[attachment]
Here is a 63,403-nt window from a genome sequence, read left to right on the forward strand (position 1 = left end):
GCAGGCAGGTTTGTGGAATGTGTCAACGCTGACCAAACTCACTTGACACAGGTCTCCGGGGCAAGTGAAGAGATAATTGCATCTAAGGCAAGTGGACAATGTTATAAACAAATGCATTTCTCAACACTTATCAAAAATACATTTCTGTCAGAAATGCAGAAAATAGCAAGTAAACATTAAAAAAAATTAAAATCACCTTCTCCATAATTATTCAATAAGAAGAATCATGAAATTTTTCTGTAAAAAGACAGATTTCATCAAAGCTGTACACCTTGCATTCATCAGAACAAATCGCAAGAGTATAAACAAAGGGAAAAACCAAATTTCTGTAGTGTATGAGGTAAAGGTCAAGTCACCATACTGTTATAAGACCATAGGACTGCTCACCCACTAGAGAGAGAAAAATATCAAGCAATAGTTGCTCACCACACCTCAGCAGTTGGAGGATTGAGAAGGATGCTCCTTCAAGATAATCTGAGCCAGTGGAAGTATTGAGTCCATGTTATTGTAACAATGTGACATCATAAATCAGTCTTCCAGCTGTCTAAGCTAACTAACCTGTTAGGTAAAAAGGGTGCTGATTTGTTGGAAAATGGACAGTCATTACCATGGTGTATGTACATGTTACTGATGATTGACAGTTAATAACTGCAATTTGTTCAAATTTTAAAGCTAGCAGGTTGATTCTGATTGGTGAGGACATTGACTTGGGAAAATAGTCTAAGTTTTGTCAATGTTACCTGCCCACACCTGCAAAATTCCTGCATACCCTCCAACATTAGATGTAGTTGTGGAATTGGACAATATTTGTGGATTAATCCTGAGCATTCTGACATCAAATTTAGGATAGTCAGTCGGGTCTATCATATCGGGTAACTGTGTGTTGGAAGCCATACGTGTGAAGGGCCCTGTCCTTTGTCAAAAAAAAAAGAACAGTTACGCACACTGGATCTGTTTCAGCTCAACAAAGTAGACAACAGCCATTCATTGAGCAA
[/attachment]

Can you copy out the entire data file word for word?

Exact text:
Here is a 63,403-nt window from a genome sequence, read left to right on the forward strand (position 1 = left end):
GCAGGCAGGTTTGTGGAATGTGTCAACGCTGACCAAACTCACTTGACACAGGTCTCCGGGGCAAGTGAAGAGATAATTGCATCTAAGGCAAGTGGACAATGTTATAAACAAATGCATTTCTCAACACTTATCAAAAATACATTTCTGTCAGAAATGCAGAAAATAGCAAGTAAACATTAAAAAAAATTAAAATCACCTTCTCCATAATTATTCAATAAGAAGAATCATGAAATTTTTCTGTAAAAAGACAGATTTCATCAAAGCTGTACACCTTGCATTCATCAGAACAAATCGCAAGAGTATAAACAAAGGGAAAAACCAAATTTCTGTAGTGTATGAGGTAAAGGTCAAGTCACCATACTGTTATAAGACCATAGGACTGCTCACCCACTAGAGAGAGAAAAATATCAAGCAATAGTTGCTCACCACACCTCAGCAGTTGGAGGATTGAGAAGGATGCTCCTTCAAGATAATCTGAGCCAGTGGAAGTATTGAGTCCATGTTATTGTAACAATGTGACATCATAAATCAGTCTTCCAGCTGTCTAAGCTAACTAACCTGTTAGGTAAAAAGGGTGCTGATTTGTTGGAAAATGGACAGTCATTACCATGGTGTATGTACATGTTACTGATGATTGACAGTTAATAACTGCAATTTGTTCAAATTTTAAAGCTAGCAGGTTGATTCTGATTGGTGAGGACATTGACTTGGGAAAATAGTCTAAGTTTTGTCAATGTTACCTGCCCACACCTGCAAAATTCCTGCATACCCTCCAACATTAGATGTAGTTGTGGAATTGGACAATATTTGTGGATTAATCCTGAGCATTCTGACATCAAATTTAGGATAGTCAGTCGGGTCTATCATATCGGGTAACTGTGTGTTGGAAGCCATACGTGTGAAGGGCCCTGTCCTTTGTCAAAAAAAAAAGAACAGTTACGCACACTGGATCTGTTTCAGCTCAACAAAGTAGACAACAGCCATTCATTGAGCAA